Not the first time I have come across it in fellow people of faith, or perhaps most sadly in fellow Anglicans. Sitting there, after we’d hung up, I thought of the manifestations of that same deep trauma and pain expressed in the lives of too many of our poz clients here in Quebec as they faced their approaching deaths in the first two decades of AIDS. Bone-deep, defining pain, yes, most commonly experienced through the excesses of the Church of Rome during its years of excessive power here in Qu├ębec: the madness of the Church at its worst lived out in the agonies, fear and pain of too many gay men- but also in the anger, indifference or bitterness of the current unchurched majority in this province today.

Do they have any idea of the consequences of their actions? I asked myself after V.'s call, thinking most particularly of Canterbury and York? Remembering the scandal of Lambeth 2008, the rejection of Jeffrey John’s vocation to the ecclesia, the insult to +Katherine’s office when she visited Britain, and now this. Frightened old men in purple skirts, with their big rings and pectoral crosses. Only a few days later, a priest I truly cherish shared with me the cheeky theory that perhaps sometimes the shock of consecration is too much for certain individuals, dissolving their backbone during the laying on of hands. I’ve also heard another theory- that it’s the weight of all that big jewellery, the insignias of their office, or perhaps they’re believing all those complimentary headlines they wished someone would write about them?

Whatever, it’s worse than tragic, when one sits with the loss- not even for the Church, but for the individuals who can no longer live with what the church is doing to them, to the people they know and love, or even just in the headlines.

One of the other aspects of the current scandal in the English Synod V. and I went on to discuss is the embarrassing silence from both of our respective provinces on the issue of women bishops in the English Church. In the last several years, as we know only too well Canterbury, York; several African provinces, and un-numbered self-appointed voices of Anglican orthodoxy have flayed the American and Canadian churches with opinion, threats, invective, and most sadly with insults.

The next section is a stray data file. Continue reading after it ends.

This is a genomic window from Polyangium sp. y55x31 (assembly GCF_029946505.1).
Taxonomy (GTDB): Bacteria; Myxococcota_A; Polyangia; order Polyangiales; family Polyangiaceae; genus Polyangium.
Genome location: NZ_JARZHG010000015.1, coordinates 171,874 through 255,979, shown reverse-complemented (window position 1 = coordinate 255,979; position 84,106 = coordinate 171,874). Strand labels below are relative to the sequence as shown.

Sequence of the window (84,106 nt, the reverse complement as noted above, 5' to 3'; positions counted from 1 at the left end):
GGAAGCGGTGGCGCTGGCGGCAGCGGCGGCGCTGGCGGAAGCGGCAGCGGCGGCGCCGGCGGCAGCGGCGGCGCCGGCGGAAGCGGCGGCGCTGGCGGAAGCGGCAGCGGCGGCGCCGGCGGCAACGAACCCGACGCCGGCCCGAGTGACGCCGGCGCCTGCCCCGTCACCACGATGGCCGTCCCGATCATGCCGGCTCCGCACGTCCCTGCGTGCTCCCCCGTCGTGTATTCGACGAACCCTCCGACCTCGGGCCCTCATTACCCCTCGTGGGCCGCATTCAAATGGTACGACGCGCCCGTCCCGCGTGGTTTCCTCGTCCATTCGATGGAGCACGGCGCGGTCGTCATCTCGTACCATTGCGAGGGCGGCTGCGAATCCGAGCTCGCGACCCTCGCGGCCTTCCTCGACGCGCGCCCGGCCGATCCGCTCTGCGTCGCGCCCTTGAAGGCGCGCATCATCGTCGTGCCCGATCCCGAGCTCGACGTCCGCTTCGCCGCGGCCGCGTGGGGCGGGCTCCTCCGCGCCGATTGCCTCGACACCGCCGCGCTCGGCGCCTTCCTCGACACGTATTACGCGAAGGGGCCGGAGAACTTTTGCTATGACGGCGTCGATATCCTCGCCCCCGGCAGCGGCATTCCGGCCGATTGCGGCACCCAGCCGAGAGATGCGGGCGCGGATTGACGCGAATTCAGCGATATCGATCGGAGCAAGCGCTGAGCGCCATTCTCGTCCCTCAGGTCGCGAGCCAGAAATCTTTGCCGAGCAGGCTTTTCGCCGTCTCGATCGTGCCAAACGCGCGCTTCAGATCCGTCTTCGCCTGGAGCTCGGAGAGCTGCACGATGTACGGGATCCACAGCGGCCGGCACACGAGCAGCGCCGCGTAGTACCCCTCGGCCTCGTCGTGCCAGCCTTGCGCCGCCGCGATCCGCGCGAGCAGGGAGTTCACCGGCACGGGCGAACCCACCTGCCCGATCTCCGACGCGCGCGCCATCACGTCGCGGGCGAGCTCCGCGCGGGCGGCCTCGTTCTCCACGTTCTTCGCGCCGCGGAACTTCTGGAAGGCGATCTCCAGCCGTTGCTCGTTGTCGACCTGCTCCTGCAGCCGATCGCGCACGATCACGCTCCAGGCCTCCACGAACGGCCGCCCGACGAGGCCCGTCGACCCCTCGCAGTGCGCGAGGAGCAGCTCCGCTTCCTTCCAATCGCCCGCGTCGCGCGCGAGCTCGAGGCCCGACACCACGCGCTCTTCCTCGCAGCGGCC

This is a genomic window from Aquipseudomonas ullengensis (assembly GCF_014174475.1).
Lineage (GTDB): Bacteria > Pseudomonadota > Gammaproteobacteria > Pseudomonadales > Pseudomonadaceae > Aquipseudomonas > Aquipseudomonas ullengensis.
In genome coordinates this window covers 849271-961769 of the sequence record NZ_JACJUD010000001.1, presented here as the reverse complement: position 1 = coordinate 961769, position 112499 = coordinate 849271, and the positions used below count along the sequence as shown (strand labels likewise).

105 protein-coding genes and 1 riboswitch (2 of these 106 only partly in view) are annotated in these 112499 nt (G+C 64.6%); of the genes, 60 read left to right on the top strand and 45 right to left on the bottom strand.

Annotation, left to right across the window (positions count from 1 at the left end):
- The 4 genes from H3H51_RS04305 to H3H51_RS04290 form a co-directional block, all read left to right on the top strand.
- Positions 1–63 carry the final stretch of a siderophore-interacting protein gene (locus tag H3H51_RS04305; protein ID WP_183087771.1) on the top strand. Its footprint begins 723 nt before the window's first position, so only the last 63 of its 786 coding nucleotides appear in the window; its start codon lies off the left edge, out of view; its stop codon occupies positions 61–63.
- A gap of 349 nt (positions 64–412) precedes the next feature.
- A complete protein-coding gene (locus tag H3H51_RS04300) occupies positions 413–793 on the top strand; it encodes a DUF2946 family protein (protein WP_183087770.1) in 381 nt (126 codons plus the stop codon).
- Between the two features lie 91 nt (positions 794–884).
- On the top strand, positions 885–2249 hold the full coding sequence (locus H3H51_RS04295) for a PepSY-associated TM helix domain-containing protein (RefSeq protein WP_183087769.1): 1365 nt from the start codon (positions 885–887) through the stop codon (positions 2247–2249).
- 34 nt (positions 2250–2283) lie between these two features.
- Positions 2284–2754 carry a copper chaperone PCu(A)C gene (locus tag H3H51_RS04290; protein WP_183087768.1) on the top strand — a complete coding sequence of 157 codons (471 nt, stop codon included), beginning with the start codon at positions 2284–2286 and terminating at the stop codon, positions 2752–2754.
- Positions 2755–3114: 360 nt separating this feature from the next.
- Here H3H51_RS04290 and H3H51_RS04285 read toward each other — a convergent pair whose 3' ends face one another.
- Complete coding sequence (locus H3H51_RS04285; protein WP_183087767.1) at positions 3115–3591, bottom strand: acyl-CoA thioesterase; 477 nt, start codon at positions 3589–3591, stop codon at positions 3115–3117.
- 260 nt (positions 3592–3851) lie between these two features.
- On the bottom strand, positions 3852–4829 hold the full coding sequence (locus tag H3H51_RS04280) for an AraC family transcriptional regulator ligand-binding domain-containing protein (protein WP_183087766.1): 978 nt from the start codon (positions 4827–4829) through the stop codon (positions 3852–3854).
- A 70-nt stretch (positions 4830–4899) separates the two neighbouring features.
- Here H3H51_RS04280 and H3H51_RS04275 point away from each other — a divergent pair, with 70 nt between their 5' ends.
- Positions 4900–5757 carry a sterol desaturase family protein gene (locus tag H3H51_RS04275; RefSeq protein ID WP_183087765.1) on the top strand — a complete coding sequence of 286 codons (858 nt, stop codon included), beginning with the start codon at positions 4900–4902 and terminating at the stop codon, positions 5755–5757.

Not that I am suggesting that ++Fred or ++Katherine respond in kind. However, with so much of the current scandal in the English Synod making international headlines, it is my sense that both the Canadian Primate and the Presiding Bishop could provide an important public example by publically reassuring the English Church of their prayers in this matter, as our experiences of sisters in the Canadian and American episcopacy have been some of the greatest gifts of the Holy Spirit recently experienced by our provinces. A public message, not only for the English Church, but for the likes of my friend V.

In closing, I want to cite three blog posts of recent days. None of which received the credit they each really deserve. Each of them by individuals of integrity and faith who I cherish. Three women within our Church, who nourish, challenge and bless me on a regular basis.

Two of these cherished sisters are priests- awesome priests, the third is my personal Queen of the South; each of them living gifts to our Church- living proof of the insulting wrong-headedness of the current treatment of women with vocations to the episcopacy within the English Church. Examples of the high price this proposed institutionalized misogyny will continue to inflict on the English Church.

from Wounded Bird

from Telling Secrets

from Leave it where Jesus flang it

1 comment:

Elizabeth Kaeton said...

Dearheart, I, too, have wondered if a word form ++KJS or perhaps a word from the women who are bishops in TEC might be helpful. I came down on the side of 'I-don't-think-so'. I know this much for certain - there were lots of prayers arising from women in black and purple shirts and headed across The Pond.

Sexism, like all forms of prejudice and bigotry, is a social disease. It destroys brain cells.